Mary Shelley's Frankenstein is filled with various underlying themes, the crux being the effect society has on The Creature's personality. These topics have been discussed and explored on countless occasions, and the novel has been compared with its contemporaries of the Romantic Age numerous times. However, if one were to correlate and contrast Shelly's masterpiece with another, the greatest work would be the creation story in Genesis. Victor and The Creature are obvious representations of God and Adam, and the events in the two accounts parallel and differ from each other in several ways.
God breathed life into Adam and created him in his own image and likeness. He placed him in a utopia and gave him authority over everything. With this authority, Adam used his knowledge to distinguish right from wrong, and if he needed help, God was always there with his unconditional love. Victor, on the other hand, assembled body parts from different corpses and made a hideous monster in the heat of his madness. He left The Creature to fend for himself in a world full of ugliness, violence, and hate. There was no mutual feeling of love between Victor and his creation, only that of hate and fear.
An all-powerful being who was perfect in every aspect created Adam. God saw that he was lonely and chose to make a mate for him to live with. When Adam sinned, he accepted his guilt, obeyed God, and left the garden. Though his own creation went against him, God loved Adam the whole time. A flawed mad man, whose intentions were only to satisfy himself, created The Creature. He demanded that his creator make a mate for him so he could have someone to share his love with. When Victor refused his request, The Creature swore vengeance, and hate was shared by both.
One of the main similarities between Adam and The Creature is the fact that their creators went from one extreme to another at pivotal moments in the stories. Victor had compassion for The Creature as he listened to his story in the cave, and God became angry with Adam when he ate the forbidden fruit. Even though Adam broke the rules, God never stopped loving him. Victor hated The Creature throughout the book. "Never will I create another like yourself, equal in deformity and wickedness"(160).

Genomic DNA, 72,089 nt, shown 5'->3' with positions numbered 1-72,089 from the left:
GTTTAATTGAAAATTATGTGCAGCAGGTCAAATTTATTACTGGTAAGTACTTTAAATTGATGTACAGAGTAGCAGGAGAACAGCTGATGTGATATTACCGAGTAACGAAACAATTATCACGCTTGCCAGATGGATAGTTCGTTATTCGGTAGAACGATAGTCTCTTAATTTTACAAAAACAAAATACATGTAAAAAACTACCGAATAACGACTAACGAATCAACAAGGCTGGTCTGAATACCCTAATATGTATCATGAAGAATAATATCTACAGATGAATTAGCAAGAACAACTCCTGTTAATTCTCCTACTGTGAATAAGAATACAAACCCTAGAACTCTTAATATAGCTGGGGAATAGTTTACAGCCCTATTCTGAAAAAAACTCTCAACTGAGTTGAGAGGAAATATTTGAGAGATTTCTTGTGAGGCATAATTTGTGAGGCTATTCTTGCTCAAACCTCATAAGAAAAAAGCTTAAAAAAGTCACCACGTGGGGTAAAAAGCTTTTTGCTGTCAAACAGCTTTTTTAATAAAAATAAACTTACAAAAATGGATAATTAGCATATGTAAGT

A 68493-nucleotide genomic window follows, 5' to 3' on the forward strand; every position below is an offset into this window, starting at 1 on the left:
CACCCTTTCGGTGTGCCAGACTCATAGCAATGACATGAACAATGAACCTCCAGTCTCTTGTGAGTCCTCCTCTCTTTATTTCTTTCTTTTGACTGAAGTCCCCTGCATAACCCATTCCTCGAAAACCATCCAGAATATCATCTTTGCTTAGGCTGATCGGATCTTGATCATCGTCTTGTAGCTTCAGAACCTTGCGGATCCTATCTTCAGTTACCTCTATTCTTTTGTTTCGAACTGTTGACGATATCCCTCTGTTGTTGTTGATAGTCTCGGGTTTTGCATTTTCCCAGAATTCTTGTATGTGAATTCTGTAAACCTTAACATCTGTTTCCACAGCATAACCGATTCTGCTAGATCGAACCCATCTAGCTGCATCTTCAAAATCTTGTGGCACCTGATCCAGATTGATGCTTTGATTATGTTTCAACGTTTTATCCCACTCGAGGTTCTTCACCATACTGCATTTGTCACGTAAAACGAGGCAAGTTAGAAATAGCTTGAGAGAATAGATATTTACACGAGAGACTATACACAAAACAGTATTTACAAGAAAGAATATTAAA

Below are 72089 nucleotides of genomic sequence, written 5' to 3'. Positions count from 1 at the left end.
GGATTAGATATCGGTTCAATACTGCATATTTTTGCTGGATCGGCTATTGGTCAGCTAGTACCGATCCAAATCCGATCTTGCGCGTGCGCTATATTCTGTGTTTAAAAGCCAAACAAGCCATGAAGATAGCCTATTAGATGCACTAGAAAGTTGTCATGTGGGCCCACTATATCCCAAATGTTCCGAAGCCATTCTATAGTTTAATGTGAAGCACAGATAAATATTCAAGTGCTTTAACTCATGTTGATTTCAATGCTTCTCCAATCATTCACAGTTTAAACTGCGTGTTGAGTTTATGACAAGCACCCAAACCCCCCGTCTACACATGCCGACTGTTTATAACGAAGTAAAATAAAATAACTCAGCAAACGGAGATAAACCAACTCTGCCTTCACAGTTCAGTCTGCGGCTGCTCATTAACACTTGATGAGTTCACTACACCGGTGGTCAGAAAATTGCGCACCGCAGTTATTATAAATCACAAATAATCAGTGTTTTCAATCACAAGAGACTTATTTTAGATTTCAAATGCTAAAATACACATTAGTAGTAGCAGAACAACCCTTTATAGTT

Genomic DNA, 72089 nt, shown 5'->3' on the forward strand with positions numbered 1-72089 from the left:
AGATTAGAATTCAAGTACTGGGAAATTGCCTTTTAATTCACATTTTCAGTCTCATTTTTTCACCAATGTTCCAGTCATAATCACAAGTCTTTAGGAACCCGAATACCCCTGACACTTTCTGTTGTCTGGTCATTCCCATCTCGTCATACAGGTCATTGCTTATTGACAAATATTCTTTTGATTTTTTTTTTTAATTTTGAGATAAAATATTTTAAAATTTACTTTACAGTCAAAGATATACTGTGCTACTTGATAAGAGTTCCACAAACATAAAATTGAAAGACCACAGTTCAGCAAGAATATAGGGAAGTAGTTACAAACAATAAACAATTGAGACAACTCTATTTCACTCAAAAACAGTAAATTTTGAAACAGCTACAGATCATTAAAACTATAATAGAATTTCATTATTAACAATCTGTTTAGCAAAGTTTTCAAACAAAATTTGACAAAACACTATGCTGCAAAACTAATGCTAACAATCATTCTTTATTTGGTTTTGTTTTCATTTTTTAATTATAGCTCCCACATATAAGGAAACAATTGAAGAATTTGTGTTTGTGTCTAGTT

Although these two tales are different in numerous aspects, both have morals and lessons. Frankenstein teaches that man should not try to defy God, and that no one should be judged by their physical appearance. The creation story shows that man should respect his authorities. Victor, a flawed version of God, made the mistake of abandoning his "son" at birth, and continuing to shun him the rest of his life. The Creature was flawed, but not by his own fault. He was sent into an ugly world by himself, with no one to help him or teach him. Mary Shelley used a deep, gothic theme to get several different points across, and made it interesting by paralleling the main characters with the characters of a well- known story.